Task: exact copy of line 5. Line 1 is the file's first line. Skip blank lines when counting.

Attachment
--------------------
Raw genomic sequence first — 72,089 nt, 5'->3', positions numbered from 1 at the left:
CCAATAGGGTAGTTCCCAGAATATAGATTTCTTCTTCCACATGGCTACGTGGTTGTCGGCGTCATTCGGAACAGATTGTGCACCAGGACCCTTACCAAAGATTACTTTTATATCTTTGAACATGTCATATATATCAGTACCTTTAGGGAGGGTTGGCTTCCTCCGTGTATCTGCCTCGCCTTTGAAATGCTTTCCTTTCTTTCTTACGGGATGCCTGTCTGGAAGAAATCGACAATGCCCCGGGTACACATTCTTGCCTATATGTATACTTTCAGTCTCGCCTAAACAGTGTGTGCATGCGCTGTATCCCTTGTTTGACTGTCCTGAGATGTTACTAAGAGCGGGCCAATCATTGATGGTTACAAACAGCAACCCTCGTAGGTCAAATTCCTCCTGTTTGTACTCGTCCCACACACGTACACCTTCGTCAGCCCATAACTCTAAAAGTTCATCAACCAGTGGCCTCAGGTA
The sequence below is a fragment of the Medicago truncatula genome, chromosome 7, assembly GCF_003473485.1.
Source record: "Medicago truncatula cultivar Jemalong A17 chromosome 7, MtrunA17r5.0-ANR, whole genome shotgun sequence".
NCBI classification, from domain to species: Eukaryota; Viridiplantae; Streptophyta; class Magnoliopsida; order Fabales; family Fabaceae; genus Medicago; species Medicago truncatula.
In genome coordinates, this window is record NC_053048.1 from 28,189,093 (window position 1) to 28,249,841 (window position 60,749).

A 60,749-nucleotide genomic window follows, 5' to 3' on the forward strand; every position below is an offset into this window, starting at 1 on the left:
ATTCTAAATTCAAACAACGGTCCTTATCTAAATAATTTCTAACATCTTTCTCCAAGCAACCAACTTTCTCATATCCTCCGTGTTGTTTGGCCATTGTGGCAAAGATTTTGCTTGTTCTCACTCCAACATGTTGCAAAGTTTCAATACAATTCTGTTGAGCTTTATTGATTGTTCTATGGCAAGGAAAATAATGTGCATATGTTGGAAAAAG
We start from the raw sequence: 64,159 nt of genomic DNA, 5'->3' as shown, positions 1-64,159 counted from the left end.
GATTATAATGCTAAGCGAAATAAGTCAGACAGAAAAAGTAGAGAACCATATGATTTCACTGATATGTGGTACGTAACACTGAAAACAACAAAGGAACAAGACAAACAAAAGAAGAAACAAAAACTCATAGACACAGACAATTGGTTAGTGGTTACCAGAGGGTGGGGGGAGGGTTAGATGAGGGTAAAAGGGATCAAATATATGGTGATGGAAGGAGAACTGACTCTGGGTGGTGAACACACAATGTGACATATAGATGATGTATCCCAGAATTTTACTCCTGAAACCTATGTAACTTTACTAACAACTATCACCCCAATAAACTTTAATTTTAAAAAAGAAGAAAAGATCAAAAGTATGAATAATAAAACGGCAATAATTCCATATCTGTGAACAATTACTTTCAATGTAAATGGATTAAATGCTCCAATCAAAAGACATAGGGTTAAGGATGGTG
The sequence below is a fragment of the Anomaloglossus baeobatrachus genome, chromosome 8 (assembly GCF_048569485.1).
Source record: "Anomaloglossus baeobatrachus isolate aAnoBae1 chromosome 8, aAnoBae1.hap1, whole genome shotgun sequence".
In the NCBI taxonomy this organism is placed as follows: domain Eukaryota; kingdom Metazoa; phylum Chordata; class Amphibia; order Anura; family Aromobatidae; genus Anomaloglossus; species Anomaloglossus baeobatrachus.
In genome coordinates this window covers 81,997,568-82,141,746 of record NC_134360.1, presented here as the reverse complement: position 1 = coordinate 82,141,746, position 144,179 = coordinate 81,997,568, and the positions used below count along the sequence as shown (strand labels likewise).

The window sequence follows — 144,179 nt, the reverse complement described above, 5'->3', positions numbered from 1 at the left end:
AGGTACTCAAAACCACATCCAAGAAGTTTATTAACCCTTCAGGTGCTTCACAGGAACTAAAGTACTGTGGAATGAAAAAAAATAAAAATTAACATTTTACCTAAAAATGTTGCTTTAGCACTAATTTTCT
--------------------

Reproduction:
NCBI classification, from domain to species: Eukaryota; Viridiplantae; Streptophyta; class Magnoliopsida; order Fabales; family Fabaceae; genus Medicago; species Medicago truncatula.